MiLB RH Starting Pitching – DanO could be right?

August 20, 2011 | 1:35 pm | 19  

With the recent Ubaldo trade I got to thinking what ever happened to all that Rockies pitching depth in the MiLB that everyone was so high on just a couple of years back.  If my memory is correct the Rockies have traded away a hand full of right handed starting pitchers that at the time seemed like good bets to at least become serviceable pitchers at the MLB level.  In other words I cringed when DanO traded these players at the time the trades were made.

1. Anuery Rodriguez – If you want to count the Houston Astros as a MLB team, then yes he has made it to the MLB although the 4.66 ERA is really not all that impressive.  Still here was a guy that dominated at AA Tulsa for the Rockies and has yet to see that success translate in a similar way to higher levels.  Esmil Rogers might be a very comparable type pitcher, although Rogers could still have a higher ceiling just based on talent.

2. Bruce Billings – Doing just ok with Oakland and has apparently been moved from the rotation to being merely a bullpen arm.  The 4.47 ERA at AAA is just alright, and with that he certainly fills the pitching “depth” description for Oakland.  He was always projected to be a bullpen piece for the Rockies at some point anyway, and it seems that is where his ceiling will ultimately end up – except in Oakland.

3. Samuel Deduno – A personal favorite of mine, even though he was a bit old to really be a prospect and walked a few too many batters to be considered a reliable MLB starting pitcher.  Again Deduno dominated the hitters at Tulsa and I really thought he had an outside chance at a bullpen spot with the Rockies.  After being traded he did have some injuries however he is currently finding it hard to break into MLB with the Padres – still that 3.38 ERA at AAA looks pretty solid.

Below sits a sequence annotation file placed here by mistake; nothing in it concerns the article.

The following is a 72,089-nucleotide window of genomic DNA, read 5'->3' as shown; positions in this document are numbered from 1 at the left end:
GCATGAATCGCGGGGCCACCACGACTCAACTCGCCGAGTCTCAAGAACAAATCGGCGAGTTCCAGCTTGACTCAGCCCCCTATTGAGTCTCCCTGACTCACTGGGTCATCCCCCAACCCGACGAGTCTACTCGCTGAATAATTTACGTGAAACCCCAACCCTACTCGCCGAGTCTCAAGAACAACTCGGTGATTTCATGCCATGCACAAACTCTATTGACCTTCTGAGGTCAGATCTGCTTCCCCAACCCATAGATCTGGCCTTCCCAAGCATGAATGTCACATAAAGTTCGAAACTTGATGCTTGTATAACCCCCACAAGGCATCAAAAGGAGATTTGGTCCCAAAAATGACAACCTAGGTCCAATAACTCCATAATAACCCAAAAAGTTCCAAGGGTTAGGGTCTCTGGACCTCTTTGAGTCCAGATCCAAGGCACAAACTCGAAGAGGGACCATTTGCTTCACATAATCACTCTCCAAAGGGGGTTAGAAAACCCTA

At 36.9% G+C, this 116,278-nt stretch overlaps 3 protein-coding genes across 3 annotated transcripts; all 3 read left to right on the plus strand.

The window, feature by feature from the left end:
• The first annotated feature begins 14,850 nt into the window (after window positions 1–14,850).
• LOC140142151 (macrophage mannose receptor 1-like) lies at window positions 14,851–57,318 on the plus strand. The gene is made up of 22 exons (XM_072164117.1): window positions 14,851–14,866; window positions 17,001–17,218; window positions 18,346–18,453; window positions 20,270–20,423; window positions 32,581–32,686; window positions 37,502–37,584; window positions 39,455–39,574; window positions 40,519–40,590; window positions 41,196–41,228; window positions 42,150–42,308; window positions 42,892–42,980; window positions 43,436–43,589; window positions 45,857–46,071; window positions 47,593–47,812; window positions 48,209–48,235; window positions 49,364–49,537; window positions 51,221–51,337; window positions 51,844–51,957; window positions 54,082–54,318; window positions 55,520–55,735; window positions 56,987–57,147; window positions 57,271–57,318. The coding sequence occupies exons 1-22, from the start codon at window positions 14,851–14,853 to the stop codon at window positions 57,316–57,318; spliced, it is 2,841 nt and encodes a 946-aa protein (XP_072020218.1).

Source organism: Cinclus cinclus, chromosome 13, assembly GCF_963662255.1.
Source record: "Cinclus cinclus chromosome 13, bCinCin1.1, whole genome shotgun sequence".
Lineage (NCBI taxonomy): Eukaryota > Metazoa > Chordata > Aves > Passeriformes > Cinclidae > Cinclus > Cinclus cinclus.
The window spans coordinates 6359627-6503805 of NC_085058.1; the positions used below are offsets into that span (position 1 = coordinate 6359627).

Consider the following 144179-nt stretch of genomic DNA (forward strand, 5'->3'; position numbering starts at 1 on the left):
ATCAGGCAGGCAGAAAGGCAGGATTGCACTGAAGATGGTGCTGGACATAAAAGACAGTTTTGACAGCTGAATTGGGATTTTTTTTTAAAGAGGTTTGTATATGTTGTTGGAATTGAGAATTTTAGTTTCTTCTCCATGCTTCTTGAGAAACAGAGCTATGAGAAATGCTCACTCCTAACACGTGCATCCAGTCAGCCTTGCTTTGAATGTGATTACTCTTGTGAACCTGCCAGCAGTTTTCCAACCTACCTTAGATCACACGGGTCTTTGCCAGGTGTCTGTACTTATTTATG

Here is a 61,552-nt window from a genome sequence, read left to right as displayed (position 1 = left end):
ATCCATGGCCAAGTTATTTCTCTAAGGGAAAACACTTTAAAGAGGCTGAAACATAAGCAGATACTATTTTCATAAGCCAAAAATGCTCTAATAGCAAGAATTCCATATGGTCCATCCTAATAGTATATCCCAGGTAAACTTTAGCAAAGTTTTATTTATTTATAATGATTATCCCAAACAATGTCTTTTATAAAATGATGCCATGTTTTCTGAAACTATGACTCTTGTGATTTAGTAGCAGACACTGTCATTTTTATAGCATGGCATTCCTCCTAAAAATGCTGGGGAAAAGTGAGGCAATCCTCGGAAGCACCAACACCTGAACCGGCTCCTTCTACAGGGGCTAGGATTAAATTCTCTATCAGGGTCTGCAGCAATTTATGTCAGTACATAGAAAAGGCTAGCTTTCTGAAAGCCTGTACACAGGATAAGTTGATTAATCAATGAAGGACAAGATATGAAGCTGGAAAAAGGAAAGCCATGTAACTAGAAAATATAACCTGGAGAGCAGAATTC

4. Chris Balcom-Miller – CBM was a huge minor league Rockie favorite of mine because his strikeout vs walk ratio was fantastic (just like C Bettis) at the levels below AA.  Control will always be a valuable asset when a pitcher expects to end up pitching in Coors Field.  The 2011 season however has been somewhat of a struggle for CBM as illustrated by his combined 4.34 ERA for Boston at the A+/AA levels.  In short he dominates at the A levels but gets shelled when he jumps up to AA.  And for the record this was one trade that I absolutely hated at the time.

5. Connor Graham – Like CBM, Graham had decent numbers at the A and under minor league levels.  He was a strong arm fastball pitcher with some control issues as I remember.  He now has struggled a bunch over the last two seasons and was recently released by the Cleveland organization.  DanO pretty sure you were right on the money with this one!

The Rockies left handed MiLB starting pitchers like Frierich, Matzek and Hollingsworth – well that is another story for another day. 

Only Rodriguez and Deduno would appear to have even marginal value for the Rockies MLB roster at this point.  Even at that – the value would likely fall at the bottom part of the bullpen, or to say that another way a right handed bullpen pitcher similar to E Escalana.  That’s not terrible at all, but it is not the same value as a pitcher that can hold down a spot in the MLB starting rotation.  So even though I hated to see the Rockies trade these MiLB Rockie starting pitchers that I thought had significant value for the future – looks like I was wrong.

Good job DanO – now how about finding that RH power corner IF/OF bat?

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19 Comments »

  • Agbayani | August 20, 2011 | 4:03 pm

    Thanks, Rich. Nice update. I hadn’t checked stats lately on these guys.

    Balcom-Miller: yes, lots of scouts suggested that his righty control pitcher stuff wouldn’t translate to higher levels, and O’Dowd guessed that they were right. Looks like a good guess right now. But still an awful trade since Delcarmen was totally useless.

    Rodriguez: I didn’t like that one when O’Dowd made it since I’d rather stockpile the young arms. Wasn’t he the thrown-in in Barmes for Paulino? Paulino has turned out pretty good for KC: 105 ERA+ as a starter. So in retrospect another net loss, since O’Dowd gave up on Paulino too soon.